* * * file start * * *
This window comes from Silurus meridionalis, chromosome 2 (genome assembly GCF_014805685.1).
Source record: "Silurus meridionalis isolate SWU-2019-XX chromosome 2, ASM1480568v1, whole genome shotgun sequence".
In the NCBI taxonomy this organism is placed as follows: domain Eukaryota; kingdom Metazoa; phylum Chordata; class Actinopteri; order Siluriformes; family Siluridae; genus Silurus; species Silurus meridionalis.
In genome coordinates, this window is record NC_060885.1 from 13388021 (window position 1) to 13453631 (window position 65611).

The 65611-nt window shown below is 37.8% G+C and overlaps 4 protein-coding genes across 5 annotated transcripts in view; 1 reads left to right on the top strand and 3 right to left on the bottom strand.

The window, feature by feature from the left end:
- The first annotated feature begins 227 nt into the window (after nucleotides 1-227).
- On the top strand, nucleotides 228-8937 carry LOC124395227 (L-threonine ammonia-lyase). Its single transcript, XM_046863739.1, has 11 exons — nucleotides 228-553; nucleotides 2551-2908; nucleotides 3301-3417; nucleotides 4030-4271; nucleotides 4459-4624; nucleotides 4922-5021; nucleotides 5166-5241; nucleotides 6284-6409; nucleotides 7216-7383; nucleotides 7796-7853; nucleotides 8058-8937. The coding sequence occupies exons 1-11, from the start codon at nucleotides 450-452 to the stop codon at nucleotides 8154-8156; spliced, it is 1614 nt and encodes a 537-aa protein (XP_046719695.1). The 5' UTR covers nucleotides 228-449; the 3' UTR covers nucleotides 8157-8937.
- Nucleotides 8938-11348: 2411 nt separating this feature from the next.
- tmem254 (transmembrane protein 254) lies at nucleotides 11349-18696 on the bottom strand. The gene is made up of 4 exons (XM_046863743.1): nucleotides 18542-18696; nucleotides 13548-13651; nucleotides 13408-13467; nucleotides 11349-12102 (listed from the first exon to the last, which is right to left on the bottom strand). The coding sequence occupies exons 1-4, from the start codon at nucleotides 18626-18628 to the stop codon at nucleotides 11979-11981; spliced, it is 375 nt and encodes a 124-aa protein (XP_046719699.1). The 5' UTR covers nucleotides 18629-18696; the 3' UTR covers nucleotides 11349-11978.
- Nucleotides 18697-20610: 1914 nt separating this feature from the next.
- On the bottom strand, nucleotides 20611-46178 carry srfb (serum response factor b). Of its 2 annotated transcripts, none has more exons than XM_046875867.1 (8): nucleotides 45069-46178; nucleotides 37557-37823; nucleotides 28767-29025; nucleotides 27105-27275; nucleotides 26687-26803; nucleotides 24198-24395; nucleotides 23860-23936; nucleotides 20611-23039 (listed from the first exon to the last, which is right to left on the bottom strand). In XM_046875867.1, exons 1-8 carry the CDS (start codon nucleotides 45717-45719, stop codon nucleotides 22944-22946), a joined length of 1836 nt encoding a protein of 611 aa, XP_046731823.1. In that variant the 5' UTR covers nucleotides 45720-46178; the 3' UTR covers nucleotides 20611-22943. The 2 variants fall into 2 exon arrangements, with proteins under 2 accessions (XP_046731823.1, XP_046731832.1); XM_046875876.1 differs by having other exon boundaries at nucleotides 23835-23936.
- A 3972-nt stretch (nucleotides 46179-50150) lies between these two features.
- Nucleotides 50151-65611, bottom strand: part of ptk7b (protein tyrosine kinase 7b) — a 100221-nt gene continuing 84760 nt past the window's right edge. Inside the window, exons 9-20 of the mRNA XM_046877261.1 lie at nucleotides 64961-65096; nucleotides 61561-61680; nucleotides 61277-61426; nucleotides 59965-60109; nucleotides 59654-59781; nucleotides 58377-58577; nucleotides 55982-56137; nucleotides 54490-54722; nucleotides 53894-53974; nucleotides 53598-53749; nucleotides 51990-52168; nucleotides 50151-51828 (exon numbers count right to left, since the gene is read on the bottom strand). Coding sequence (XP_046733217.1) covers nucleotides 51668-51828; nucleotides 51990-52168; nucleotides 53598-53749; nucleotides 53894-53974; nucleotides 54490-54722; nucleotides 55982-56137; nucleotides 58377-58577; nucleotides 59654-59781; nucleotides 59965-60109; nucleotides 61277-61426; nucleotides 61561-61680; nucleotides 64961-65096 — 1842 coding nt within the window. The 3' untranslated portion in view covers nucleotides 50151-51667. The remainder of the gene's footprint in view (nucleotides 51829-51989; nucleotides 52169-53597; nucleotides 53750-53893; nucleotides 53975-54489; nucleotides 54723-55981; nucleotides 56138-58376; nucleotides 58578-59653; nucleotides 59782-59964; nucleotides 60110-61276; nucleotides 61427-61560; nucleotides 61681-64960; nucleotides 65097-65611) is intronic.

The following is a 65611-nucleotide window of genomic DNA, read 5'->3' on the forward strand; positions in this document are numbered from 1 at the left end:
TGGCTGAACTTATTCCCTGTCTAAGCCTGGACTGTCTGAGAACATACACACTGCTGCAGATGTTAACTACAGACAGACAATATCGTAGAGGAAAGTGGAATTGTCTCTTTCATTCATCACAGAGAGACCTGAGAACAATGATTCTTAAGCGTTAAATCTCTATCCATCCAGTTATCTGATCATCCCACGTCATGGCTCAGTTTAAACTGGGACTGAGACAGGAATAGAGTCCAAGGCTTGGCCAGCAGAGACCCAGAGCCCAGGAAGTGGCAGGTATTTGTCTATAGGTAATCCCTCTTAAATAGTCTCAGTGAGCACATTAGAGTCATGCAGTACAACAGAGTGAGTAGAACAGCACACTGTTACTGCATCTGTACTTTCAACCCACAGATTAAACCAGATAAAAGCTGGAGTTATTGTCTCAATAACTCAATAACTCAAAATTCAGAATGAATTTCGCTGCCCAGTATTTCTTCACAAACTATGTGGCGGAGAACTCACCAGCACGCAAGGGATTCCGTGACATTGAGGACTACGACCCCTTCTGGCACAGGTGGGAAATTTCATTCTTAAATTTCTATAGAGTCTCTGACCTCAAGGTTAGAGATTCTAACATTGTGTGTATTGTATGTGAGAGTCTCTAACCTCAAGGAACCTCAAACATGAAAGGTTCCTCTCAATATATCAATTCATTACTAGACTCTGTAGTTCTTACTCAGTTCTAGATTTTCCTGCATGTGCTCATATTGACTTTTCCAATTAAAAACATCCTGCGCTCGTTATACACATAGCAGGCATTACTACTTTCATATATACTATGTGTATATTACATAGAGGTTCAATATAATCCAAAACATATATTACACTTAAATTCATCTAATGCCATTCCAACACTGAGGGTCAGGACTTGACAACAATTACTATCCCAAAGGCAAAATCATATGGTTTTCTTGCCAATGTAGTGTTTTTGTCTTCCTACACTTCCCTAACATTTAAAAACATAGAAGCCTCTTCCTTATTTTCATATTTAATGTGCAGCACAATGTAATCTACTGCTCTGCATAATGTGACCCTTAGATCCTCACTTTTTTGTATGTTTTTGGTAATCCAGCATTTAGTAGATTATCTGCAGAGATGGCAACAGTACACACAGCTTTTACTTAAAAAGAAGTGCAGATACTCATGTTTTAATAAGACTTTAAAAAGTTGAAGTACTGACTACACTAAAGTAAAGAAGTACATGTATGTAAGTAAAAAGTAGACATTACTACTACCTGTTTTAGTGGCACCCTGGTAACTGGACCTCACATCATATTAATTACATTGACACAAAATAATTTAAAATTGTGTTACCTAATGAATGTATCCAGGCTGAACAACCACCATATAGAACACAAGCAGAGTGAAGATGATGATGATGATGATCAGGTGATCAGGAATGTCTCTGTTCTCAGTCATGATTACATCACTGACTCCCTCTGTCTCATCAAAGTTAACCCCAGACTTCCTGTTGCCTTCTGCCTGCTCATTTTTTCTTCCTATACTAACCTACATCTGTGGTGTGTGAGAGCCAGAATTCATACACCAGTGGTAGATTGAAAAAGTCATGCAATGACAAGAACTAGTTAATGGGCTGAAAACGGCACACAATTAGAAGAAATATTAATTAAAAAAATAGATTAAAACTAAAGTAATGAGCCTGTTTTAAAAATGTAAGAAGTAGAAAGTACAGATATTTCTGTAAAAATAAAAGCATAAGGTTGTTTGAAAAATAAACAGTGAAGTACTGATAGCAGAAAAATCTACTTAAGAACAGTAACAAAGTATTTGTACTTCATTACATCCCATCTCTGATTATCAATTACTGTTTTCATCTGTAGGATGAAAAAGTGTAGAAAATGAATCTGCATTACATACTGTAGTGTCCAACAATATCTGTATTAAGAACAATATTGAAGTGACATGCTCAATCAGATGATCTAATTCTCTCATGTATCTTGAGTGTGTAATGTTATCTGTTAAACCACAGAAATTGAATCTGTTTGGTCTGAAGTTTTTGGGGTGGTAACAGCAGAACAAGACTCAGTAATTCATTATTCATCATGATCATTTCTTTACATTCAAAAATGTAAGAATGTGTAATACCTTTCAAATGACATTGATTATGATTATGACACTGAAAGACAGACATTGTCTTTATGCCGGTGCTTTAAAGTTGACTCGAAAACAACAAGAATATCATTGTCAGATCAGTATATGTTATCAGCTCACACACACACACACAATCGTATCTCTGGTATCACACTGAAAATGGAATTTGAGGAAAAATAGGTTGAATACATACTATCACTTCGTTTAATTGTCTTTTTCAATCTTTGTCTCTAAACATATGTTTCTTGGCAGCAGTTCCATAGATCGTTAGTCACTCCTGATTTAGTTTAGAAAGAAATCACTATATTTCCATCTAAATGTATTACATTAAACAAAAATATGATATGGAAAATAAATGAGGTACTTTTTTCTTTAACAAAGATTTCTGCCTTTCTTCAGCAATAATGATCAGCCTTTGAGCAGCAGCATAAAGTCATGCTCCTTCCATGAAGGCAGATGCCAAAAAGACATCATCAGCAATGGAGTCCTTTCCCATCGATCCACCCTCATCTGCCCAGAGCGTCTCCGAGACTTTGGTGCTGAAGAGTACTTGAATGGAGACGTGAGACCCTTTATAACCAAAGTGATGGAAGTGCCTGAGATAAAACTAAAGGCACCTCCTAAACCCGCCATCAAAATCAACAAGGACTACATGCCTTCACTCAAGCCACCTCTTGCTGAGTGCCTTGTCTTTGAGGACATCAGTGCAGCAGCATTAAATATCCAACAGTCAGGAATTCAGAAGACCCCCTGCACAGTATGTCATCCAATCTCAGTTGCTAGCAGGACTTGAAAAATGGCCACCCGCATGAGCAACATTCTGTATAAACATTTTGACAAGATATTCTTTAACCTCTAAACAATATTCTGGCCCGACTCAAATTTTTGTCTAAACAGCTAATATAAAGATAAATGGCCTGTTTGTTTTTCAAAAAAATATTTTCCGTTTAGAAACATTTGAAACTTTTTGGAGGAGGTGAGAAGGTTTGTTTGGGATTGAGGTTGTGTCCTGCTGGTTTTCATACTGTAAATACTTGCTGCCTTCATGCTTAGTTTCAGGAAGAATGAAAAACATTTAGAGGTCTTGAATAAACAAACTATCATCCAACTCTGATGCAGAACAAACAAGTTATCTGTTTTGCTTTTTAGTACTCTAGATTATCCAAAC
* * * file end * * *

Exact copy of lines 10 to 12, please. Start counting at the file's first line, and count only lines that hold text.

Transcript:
- tmem254 (transmembrane protein 254) lies at nucleotides 11349-18696 on the bottom strand. The gene is made up of 4 exons (XM_046863743.1): nucleotides 18542-18696; nucleotides 13548-13651; nucleotides 13408-13467; nucleotides 11349-12102 (listed from the first exon to the last, which is right to left on the bottom strand). The coding sequence occupies exons 1-4, from the start codon at nucleotides 18626-18628 to the stop codon at nucleotides 11979-11981; spliced, it is 375 nt and encodes a 124-aa protein (XP_046719699.1). The 5' UTR covers nucleotides 18629-18696; the 3' UTR covers nucleotides 11349-11978.
- Nucleotides 18697-20610: 1914 nt separating this feature from the next.
- On the bottom strand, nucleotides 20611-46178 carry srfb (serum response factor b). Of its 2 annotated transcripts, none has more exons than XM_046875867.1 (8): nucleotides 45069-46178; nucleotides 37557-37823; nucleotides 28767-29025; nucleotides 27105-27275; nucleotides 26687-26803; nucleotides 24198-24395; nucleotides 23860-23936; nucleotides 20611-23039 (listed from the first exon to the last, which is right to left on the bottom strand). In XM_046875867.1, exons 1-8 carry the CDS (start codon nucleotides 45717-45719, stop codon nucleotides 22944-22946), a joined length of 1836 nt encoding a protein of 611 aa, XP_046731823.1. In that variant the 5' UTR covers nucleotides 45720-46178; the 3' UTR covers nucleotides 20611-22943. The 2 variants fall into 2 exon arrangements, with proteins under 2 accessions (XP_046731823.1, XP_046731832.1); XM_046875876.1 differs by having other exon boundaries at nucleotides 23835-23936.